Latin Bible. Strasbourg, c. 1468

[LATIN BIBLE]. 2 vols.
[Strasbourg: Heinrich Eggestein,
not after 1468]. (06123)

Bridwell Library’s copy of the third Strasbourg edition of the Latin Bible features early Netherlandish illumination. In volume I, the initial F of St. Jerome’s prefatory epistle contains an image of its recipient, St. Paulinus, Bishop of Nola (c. 354–431). At the lower left of this page, the decorated margin includes Moses before the Burning Bush. Tending to his flock, Moses (with horns and a halo) holds a scroll inscribed “Vadam et videbo visionem hanc magnam” (“I will go and see this great sight” – Exodus 3:3). From within the burning bush the Lord calls out “Moses, Moses.”

In volume II, the illuminator copied several motifs from a set of engravings produced c. 1440 by the anonymous “Master of the Playing Cards.” This German engraver’s deck of cards, with suits consisting of birds, flowers, deer, beasts of prey, and wild men, supplied patterns that inspired numerous German, Swiss, and Netherlandish book illuminators. The two hungry birds on the exhibited page were derived from the engraved card of the “Three of Birds.” Elsewhere in the Bible, climbing bears copy the “Nine of Beasts,” and a reclining buck recalls the “Nine of Deer.” First recorded in an eighteenth-century priest’s collection near Antwerp, these volumes later were owned by the founder of the Kelmscott Press, William Morris (1834–1896), a champion of Gothic revival and ardent admirer of richly illuminated books.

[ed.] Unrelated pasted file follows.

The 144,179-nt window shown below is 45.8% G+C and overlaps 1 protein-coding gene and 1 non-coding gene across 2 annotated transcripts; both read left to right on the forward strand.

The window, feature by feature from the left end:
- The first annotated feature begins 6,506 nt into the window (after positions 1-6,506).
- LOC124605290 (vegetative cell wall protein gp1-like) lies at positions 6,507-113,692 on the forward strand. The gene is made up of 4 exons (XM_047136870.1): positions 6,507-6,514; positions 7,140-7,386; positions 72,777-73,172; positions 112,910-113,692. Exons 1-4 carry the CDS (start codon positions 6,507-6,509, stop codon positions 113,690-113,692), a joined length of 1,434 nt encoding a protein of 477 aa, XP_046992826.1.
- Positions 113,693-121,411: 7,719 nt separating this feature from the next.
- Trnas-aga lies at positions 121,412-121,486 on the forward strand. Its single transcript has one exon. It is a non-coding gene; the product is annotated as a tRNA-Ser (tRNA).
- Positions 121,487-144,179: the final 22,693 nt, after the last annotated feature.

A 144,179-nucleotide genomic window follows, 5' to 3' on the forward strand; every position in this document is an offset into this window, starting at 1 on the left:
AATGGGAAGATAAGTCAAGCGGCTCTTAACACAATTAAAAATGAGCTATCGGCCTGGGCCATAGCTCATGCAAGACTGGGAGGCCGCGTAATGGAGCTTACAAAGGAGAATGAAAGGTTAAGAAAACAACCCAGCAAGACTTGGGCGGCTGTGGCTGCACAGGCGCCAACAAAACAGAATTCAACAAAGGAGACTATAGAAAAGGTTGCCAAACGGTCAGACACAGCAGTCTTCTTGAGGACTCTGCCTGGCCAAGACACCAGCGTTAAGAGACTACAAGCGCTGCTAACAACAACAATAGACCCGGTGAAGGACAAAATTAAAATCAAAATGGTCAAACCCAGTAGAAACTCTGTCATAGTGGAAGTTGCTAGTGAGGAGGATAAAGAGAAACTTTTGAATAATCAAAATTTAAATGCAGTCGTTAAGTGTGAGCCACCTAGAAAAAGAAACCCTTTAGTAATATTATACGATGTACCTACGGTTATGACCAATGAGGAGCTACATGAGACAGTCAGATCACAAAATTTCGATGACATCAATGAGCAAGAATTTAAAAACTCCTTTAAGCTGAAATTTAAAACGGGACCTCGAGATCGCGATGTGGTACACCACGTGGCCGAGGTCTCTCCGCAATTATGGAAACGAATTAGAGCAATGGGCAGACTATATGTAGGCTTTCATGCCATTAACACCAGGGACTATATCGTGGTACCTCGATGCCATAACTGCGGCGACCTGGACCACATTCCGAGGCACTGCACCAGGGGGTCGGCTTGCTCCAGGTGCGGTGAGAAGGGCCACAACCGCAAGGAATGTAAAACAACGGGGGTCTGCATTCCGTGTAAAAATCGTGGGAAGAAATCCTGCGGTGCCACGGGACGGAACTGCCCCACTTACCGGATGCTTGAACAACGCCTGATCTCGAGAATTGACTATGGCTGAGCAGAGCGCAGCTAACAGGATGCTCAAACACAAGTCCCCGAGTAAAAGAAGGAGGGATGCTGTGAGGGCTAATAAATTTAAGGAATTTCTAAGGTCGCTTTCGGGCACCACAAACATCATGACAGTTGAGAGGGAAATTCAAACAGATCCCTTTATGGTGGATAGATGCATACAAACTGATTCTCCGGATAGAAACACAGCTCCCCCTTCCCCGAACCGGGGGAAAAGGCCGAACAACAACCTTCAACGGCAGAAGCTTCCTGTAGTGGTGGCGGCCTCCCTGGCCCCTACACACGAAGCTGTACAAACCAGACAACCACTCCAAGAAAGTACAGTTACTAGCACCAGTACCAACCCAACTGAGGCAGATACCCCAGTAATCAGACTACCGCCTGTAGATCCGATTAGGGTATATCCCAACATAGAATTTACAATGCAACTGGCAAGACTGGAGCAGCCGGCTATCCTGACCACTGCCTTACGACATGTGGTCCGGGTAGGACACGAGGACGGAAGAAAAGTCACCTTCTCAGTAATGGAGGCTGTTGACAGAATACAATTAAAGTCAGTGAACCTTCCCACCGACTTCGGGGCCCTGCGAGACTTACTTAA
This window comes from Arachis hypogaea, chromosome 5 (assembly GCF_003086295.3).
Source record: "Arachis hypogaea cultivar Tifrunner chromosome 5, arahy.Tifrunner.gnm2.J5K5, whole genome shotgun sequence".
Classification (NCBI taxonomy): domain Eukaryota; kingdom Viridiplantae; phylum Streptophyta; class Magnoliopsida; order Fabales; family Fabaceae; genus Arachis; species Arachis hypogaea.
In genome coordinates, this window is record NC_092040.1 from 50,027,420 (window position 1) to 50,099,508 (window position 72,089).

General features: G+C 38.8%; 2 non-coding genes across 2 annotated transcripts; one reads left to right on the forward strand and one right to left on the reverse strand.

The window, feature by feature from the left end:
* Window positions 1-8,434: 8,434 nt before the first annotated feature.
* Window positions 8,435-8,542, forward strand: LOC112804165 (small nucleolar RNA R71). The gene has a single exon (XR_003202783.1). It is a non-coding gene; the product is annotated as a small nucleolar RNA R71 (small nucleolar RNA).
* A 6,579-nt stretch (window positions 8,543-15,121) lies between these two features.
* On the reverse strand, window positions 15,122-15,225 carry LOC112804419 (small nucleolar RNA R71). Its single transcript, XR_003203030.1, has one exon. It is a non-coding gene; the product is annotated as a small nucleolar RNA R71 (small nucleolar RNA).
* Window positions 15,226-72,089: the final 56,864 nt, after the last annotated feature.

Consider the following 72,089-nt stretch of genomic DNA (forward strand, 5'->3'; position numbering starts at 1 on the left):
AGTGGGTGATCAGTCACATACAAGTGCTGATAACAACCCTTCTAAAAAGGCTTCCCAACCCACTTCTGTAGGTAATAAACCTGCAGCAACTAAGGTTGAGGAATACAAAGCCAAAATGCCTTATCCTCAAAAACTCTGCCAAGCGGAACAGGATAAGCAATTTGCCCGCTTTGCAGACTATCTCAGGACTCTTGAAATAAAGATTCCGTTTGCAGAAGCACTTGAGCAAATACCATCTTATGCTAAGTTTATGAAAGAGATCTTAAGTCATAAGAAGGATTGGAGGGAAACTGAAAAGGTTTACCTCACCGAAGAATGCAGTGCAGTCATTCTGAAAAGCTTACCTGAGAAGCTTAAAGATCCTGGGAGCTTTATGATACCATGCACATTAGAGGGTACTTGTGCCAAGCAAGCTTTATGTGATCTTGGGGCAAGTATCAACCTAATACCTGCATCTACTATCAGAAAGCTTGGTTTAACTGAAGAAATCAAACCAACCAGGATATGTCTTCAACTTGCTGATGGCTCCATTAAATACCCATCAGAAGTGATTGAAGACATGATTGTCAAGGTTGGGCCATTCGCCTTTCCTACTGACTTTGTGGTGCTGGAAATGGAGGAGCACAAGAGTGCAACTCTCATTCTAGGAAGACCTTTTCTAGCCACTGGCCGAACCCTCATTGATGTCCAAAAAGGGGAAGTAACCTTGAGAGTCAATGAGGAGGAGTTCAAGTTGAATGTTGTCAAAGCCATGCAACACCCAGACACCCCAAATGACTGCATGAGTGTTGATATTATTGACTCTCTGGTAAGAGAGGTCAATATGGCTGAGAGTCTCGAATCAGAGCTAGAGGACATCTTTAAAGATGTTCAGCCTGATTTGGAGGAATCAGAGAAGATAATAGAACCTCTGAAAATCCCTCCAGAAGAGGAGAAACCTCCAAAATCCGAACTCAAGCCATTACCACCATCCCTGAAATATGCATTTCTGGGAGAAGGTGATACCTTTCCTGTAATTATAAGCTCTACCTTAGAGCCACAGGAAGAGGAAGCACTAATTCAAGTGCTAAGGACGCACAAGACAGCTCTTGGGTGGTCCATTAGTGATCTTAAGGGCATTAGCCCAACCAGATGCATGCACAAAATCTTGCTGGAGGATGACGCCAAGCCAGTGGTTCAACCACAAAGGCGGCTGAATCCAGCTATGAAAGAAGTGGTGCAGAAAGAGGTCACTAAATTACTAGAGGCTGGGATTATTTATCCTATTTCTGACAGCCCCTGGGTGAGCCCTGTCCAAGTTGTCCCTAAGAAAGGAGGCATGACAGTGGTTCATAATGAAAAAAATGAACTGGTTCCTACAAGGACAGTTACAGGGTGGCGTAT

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Detail of birds in vol. II

Printing in Germany
Latin Bible. Strasbourg, c. 1468